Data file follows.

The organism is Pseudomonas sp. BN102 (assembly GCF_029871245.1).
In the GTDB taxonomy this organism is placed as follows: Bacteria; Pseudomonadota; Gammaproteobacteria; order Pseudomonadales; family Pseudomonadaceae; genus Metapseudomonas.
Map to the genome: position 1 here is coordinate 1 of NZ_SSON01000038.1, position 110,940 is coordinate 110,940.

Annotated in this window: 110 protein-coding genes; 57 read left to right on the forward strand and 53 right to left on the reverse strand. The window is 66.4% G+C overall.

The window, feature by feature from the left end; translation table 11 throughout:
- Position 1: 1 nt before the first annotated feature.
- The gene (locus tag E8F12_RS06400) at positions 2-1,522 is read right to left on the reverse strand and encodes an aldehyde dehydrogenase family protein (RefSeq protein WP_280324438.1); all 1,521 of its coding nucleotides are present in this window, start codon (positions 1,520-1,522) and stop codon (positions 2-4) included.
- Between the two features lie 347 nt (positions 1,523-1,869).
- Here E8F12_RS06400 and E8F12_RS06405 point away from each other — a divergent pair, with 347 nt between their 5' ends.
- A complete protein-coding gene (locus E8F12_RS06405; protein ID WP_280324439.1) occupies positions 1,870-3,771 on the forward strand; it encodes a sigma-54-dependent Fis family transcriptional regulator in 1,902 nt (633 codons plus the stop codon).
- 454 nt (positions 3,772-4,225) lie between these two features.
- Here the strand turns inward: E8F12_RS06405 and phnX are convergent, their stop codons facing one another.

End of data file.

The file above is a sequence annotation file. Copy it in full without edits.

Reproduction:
The organism is Pseudomonas sp. BN102 (assembly GCF_029871245.1).
In the GTDB taxonomy this organism is placed as follows: Bacteria; Pseudomonadota; Gammaproteobacteria; order Pseudomonadales; family Pseudomonadaceae; genus Metapseudomonas.
Map to the genome: position 1 here is coordinate 1 of NZ_SSON01000038.1, position 110,940 is coordinate 110,940.

Annotated in this window: 110 protein-coding genes; 57 read left to right on the forward strand and 53 right to left on the reverse strand. The window is 66.4% G+C overall.

The window, feature by feature from the left end; translation table 11 throughout:
- Position 1: 1 nt before the first annotated feature.
- The gene (locus tag E8F12_RS06400) at positions 2-1,522 is read right to left on the reverse strand and encodes an aldehyde dehydrogenase family protein (RefSeq protein WP_280324438.1); all 1,521 of its coding nucleotides are present in this window, start codon (positions 1,520-1,522) and stop codon (positions 2-4) included.
- Between the two features lie 347 nt (positions 1,523-1,869).
- Here E8F12_RS06400 and E8F12_RS06405 point away from each other — a divergent pair, with 347 nt between their 5' ends.
- A complete protein-coding gene (locus E8F12_RS06405; protein ID WP_280324439.1) occupies positions 1,870-3,771 on the forward strand; it encodes a sigma-54-dependent Fis family transcriptional regulator in 1,902 nt (633 codons plus the stop codon).
- 454 nt (positions 3,772-4,225) lie between these two features.
- Here the strand turns inward: E8F12_RS06405 and phnX are convergent, their stop codons facing one another.